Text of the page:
Kenya is Refusing to have more Women in Parliament

The two-thirds gender rule currently dominating the headlines in Kenya is another unfortunate proof of the many disadvantages Kenyan women have to deal with. The parliament is struggling to pass a bill that will promote more equal gender representation. 

Currently, women only hold 172 of the 1,883 elected seats in Kenya, which is better than the 145 held after the 2013 elections. The Senate is comprised of 67 members: 47 elected senators from each county and only 16 women are nominated for gender balance and four other representatives of the youth and the disabled.

Despite these numbers, the Kenyan legislature is yet to achieve the two-thirds gender rule. The quest for better gender representation, however, is an unending battle in the legislature.

What the Two-Third gender Rule Actually Mean

The idea was introduced in 2010 by individuals that wanted to end the marginalization of women in politics. It is primarily targeted at creating equal gender representation in the parliament.

In relation to all elective parties in Kenya, the two gender rule stipulates that both the Kenyan National Assembly and Senate should not have a composition of more than two-thirds of one gender. But the bill has failed to pass on several attempts despite the intervention of the President and the Kenyan Supreme Court at some point. 

[perfectpullquote align=”right” bordertop=”false” cite=”” link=”” color=”” class=”” size=””]In a parliament that is not driven by issue-based lobbying, getting the required quota of male members of parliament to pass the bill will probably never happen.[/perfectpullquote]

It is now an 8-year long fight between female legislators and their male counterparts in government.

Since independence, Kenyan women have faced numerous injustice, many of which have fostered a highly patriarchal society. Women barely compete with men for key political positions and they are often sidelined in the private sector, too. 

Although patriarchy is a problem inherent in nearly all African societies, it is on another level in Kenya.

Why the Bill has Failed to Pass

The writers of the 2010 Kenyan Constitution did not make clear provisions for a gender quota in parliament and this makes any attempt of amendment difficult.

Equally, article 81 (b) of the constitution, which closely relates to this issue, did not provide guidelines on how to achieve the two-thirds gender ration. But history has not helped the case of those in favor of the bill.

Kenya’s political circle is historically patriarchal and men are in a default position to dominate women by beating them in elections.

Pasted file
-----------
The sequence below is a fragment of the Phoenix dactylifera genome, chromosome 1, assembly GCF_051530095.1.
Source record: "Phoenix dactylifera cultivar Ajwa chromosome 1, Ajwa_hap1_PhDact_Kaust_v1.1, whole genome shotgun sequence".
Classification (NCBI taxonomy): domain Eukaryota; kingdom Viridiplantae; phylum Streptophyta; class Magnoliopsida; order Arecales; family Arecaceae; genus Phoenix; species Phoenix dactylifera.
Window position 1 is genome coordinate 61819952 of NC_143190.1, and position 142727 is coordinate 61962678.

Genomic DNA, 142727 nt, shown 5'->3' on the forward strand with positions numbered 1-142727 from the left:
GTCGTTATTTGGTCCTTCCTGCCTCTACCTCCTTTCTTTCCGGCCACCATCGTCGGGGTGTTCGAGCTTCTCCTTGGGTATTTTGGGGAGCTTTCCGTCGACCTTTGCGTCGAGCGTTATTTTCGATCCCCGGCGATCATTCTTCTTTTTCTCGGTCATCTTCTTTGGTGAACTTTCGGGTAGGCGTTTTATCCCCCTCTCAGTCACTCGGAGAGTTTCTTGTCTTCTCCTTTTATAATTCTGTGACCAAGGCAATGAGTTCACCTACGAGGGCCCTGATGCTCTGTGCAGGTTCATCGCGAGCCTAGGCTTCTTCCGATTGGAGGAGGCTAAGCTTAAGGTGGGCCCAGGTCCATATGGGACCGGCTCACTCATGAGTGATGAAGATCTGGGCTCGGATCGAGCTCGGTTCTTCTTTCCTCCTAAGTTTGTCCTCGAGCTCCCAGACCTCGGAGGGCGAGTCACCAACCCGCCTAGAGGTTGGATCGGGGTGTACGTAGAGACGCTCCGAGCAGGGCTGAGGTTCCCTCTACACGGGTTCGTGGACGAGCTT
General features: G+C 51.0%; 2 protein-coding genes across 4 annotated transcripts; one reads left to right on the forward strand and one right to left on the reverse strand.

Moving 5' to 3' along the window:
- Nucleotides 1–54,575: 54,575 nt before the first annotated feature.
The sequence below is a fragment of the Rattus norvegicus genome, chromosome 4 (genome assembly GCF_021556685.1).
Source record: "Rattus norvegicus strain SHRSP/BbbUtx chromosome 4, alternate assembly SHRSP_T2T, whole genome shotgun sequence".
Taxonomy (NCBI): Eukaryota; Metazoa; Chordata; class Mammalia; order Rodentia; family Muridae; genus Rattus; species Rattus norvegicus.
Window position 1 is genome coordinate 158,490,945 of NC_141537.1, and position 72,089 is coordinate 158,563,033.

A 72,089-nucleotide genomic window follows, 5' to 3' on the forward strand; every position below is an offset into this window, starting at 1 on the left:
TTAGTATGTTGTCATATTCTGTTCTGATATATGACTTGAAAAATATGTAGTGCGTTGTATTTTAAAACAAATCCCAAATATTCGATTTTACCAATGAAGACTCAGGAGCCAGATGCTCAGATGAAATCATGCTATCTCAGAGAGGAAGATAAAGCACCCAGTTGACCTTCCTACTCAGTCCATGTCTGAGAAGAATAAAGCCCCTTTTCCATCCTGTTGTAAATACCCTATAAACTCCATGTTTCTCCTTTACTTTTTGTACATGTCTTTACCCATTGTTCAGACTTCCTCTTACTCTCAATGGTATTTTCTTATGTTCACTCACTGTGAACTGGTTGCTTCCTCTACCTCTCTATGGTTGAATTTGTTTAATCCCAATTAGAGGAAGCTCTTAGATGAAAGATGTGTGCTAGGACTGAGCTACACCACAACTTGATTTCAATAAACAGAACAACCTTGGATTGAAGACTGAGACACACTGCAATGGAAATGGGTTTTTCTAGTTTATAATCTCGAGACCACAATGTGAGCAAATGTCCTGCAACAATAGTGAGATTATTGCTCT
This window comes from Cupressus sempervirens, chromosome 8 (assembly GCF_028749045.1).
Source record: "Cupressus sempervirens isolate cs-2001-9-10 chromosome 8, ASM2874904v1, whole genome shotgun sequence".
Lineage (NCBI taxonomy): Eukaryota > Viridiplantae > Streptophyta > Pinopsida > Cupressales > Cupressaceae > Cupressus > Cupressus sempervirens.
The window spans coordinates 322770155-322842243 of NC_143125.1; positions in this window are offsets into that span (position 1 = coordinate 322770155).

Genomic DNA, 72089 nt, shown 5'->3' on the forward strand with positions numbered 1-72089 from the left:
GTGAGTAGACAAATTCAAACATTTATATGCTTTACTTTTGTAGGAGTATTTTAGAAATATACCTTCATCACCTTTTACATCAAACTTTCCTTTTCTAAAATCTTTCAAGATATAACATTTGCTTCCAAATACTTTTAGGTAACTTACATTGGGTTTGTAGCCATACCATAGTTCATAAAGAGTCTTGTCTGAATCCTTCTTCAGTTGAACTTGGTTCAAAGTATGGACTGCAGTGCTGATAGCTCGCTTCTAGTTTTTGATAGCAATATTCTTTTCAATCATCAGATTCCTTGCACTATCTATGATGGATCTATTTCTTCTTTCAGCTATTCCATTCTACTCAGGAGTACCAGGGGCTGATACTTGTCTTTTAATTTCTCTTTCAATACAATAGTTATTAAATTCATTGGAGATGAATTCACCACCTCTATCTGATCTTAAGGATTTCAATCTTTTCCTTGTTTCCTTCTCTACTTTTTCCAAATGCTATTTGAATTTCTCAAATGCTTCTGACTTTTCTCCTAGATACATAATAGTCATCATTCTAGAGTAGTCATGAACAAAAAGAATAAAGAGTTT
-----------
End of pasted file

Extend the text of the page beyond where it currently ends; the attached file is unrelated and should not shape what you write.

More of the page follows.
Consequently, women only constitute 20 percent of parliament and raising a quorum to establish the framework to aid the passage the bill is nearly impossible.

In a parliament that is not driven by issue-based lobbying, getting the required quota of male members of parliament to pass the bill will probably never happen.

The risk of parliament dissolution for failure to implement the rule means that female legislators would lose their seats with the possibility of re-election highly unlikely.

With the competitive nature of Kenyan elections, getting these women back into office is perhaps the biggest obstacle to the two-thirds gender bill.

Where do Kenyans Politics go from Here?

As the female parliamentarians continue their push for the adoption of this rule, other minority groups should join the movement. 

Female marginalization is just one among the many injustices and segregations in Kenya and everyone must act now.

If this bill is passed, it will have a ripple effect on the entire Kenyan society and send a positive signal to other marginalized groups to fight for better inclusion.

It is through small wins like this that democracies flourish.

Kenyan male legislators are already eating a chunk of the government money through huge salaries and allowances. The least they can do to help their country’s democracy is to leave sentiments aside while a good bill such as this one is carefully considered and passed.

Muoki Musila is an Intern at African Students for Liberty in charge of African Programs. He is an Advanced Leaders with the same organization in charge of Social Media and marketing.